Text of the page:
State Sen. Tony Avella, D-Bayside, is calling for the city to refuse petitions for would-be candidates who have outstanding violations for illegal campaign signs.
The senator says he will introduce a bill that would enhance the city Department of Sanitation’s ability to collect delinquent fines from candidates who have received violations for placing campaign signs on public property.
“I find it unconscionable when candidates run for elected office to become law and policy makers and are unable to follow the simplest of ordinances and unwilling to pay the consequences,” Avella said. “A candidate should be in control of their campaign and volunteers and that means owning up to whatever mistakes and penalties that may occur.”
He said the city’s Board of Elections should be able to deny a candidate’s presence on the ballot until election-related fines are paid from previous campaigns.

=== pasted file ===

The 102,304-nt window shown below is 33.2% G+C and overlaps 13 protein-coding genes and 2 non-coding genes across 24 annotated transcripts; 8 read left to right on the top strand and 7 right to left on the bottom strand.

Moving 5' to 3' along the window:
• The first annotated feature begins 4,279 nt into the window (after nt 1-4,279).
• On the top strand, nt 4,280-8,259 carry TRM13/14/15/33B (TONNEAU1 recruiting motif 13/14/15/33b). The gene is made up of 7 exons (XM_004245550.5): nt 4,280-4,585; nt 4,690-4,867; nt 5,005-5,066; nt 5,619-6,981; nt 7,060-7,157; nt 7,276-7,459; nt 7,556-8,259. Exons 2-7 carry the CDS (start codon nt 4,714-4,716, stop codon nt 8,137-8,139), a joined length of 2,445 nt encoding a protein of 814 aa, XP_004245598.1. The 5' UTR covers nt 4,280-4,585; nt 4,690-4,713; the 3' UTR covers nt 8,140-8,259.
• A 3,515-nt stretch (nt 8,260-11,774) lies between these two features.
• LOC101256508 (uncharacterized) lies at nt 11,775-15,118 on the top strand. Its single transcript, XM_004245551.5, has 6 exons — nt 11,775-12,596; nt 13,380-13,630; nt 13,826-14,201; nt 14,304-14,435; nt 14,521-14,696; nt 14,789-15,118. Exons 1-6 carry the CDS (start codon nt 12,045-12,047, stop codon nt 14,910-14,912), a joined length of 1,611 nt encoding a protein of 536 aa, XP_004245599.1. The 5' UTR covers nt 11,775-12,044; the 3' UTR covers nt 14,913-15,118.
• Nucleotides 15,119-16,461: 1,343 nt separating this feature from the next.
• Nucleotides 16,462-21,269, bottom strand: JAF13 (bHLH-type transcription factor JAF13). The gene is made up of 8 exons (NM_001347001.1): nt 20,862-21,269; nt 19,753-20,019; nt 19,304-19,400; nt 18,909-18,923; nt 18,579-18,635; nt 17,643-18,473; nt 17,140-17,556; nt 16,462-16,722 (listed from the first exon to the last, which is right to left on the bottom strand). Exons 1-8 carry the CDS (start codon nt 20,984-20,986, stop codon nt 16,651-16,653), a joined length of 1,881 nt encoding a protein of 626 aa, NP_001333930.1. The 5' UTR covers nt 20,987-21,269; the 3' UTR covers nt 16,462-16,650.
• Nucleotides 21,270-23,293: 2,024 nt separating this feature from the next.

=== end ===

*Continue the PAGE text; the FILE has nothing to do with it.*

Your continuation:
He cited recent campaigns by mayoral candidate Bill Thompson and City Comptroller John Liu that were fined for sign violations.
Frank Skala, president of the East Bayside Homeowners Association, said most northeast Queens candidates do not place illegal signs in the community. He said most of the local violators have been citywide campaigns.
“If you see someone with illegal signs, they should immediately have their name removed from the ballot,” he said. “We’ve kept their feet to the fire locally by telling them we’d denounce them if they put up illegal signs. Once an election is over, the signs become garbage.”